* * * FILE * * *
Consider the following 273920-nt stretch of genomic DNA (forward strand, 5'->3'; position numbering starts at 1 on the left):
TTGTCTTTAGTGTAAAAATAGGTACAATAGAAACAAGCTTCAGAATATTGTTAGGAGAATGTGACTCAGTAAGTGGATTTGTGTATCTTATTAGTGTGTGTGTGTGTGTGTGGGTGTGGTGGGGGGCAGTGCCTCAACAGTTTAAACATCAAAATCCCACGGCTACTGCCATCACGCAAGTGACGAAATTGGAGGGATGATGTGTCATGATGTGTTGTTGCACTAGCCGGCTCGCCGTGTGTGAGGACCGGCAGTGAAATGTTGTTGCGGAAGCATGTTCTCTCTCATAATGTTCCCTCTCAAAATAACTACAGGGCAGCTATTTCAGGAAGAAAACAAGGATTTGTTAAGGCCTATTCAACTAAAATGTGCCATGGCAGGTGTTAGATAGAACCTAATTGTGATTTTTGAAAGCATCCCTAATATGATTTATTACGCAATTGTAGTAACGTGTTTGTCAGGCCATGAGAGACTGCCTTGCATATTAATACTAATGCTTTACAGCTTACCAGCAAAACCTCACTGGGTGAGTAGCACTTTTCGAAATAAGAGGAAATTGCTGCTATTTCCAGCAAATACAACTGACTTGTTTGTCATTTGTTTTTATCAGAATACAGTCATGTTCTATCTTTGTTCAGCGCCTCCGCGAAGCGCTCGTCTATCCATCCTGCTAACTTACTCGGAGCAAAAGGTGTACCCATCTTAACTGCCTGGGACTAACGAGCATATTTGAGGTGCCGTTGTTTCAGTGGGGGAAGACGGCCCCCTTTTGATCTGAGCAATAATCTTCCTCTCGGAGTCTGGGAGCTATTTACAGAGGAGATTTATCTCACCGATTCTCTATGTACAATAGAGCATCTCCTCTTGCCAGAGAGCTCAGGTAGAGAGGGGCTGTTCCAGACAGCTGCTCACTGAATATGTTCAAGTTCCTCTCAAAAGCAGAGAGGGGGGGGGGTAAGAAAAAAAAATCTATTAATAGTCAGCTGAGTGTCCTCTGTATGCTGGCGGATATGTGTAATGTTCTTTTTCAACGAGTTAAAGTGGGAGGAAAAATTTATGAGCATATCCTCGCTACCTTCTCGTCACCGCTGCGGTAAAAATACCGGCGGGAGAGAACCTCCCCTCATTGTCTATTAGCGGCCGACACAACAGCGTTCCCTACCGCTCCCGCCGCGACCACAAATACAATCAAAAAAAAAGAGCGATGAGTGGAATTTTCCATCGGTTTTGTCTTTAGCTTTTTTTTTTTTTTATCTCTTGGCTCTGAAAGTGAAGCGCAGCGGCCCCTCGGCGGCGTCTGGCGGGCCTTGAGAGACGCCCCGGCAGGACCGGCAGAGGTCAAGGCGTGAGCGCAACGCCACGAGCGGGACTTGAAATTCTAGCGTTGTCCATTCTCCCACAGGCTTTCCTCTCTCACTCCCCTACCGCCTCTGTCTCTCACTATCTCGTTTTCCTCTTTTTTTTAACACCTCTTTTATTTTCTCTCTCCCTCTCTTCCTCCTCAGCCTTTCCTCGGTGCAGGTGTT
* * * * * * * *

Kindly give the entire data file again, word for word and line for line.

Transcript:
Consider the following 273920-nt stretch of genomic DNA (forward strand, 5'->3'; position numbering starts at 1 on the left):
TTGTCTTTAGTGTAAAAATAGGTACAATAGAAACAAGCTTCAGAATATTGTTAGGAGAATGTGACTCAGTAAGTGGATTTGTGTATCTTATTAGTGTGTGTGTGTGTGTGTGGGTGTGGTGGGGGGCAGTGCCTCAACAGTTTAAACATCAAAATCCCACGGCTACTGCCATCACGCAAGTGACGAAATTGGAGGGATGATGTGTCATGATGTGTTGTTGCACTAGCCGGCTCGCCGTGTGTGAGGACCGGCAGTGAAATGTTGTTGCGGAAGCATGTTCTCTCTCATAATGTTCCCTCTCAAAATAACTACAGGGCAGCTATTTCAGGAAGAAAACAAGGATTTGTTAAGGCCTATTCAACTAAAATGTGCCATGGCAGGTGTTAGATAGAACCTAATTGTGATTTTTGAAAGCATCCCTAATATGATTTATTACGCAATTGTAGTAACGTGTTTGTCAGGCCATGAGAGACTGCCTTGCATATTAATACTAATGCTTTACAGCTTACCAGCAAAACCTCACTGGGTGAGTAGCACTTTTCGAAATAAGAGGAAATTGCTGCTATTTCCAGCAAATACAACTGACTTGTTTGTCATTTGTTTTTATCAGAATACAGTCATGTTCTATCTTTGTTCAGCGCCTCCGCGAAGCGCTCGTCTATCCATCCTGCTAACTTACTCGGAGCAAAAGGTGTACCCATCTTAACTGCCTGGGACTAACGAGCATATTTGAGGTGCCGTTGTTTCAGTGGGGGAAGACGGCCCCCTTTTGATCTGAGCAATAATCTTCCTCTCGGAGTCTGGGAGCTATTTACAGAGGAGATTTATCTCACCGATTCTCTATGTACAATAGAGCATCTCCTCTTGCCAGAGAGCTCAGGTAGAGAGGGGCTGTTCCAGACAGCTGCTCACTGAATATGTTCAAGTTCCTCTCAAAAGCAGAGAGGGGGGGGGGTAAGAAAAAAAAATCTATTAATAGTCAGCTGAGTGTCCTCTGTATGCTGGCGGATATGTGTAATGTTCTTTTTCAACGAGTTAAAGTGGGAGGAAAAATTTATGAGCATATCCTCGCTACCTTCTCGTCACCGCTGCGGTAAAAATACCGGCGGGAGAGAACCTCCCCTCATTGTCTATTAGCGGCCGACACAACAGCGTTCCCTACCGCTCCCGCCGCGACCACAAATACAATCAAAAAAAAAGAGCGATGAGTGGAATTTTCCATCGGTTTTGTCTTTAGCTTTTTTTTTTTTTTATCTCTTGGCTCTGAAAGTGAAGCGCAGCGGCCCCTCGGCGGCGTCTGGCGGGCCTTGAGAGACGCCCCGGCAGGACCGGCAGAGGTCAAGGCGTGAGCGCAACGCCACGAGCGGGACTTGAAATTCTAGCGTTGTCCATTCTCCCACAGGCTTTCCTCTCTCACTCCCCTACCGCCTCTGTCTCTCACTATCTCGTTTTCCTCTTTTTTTTAACACCTCTTTTATTTTCTCTCTCCCTCTCTTCCTCCTCAGCCTTTCCTCGGTGCAGGTGTT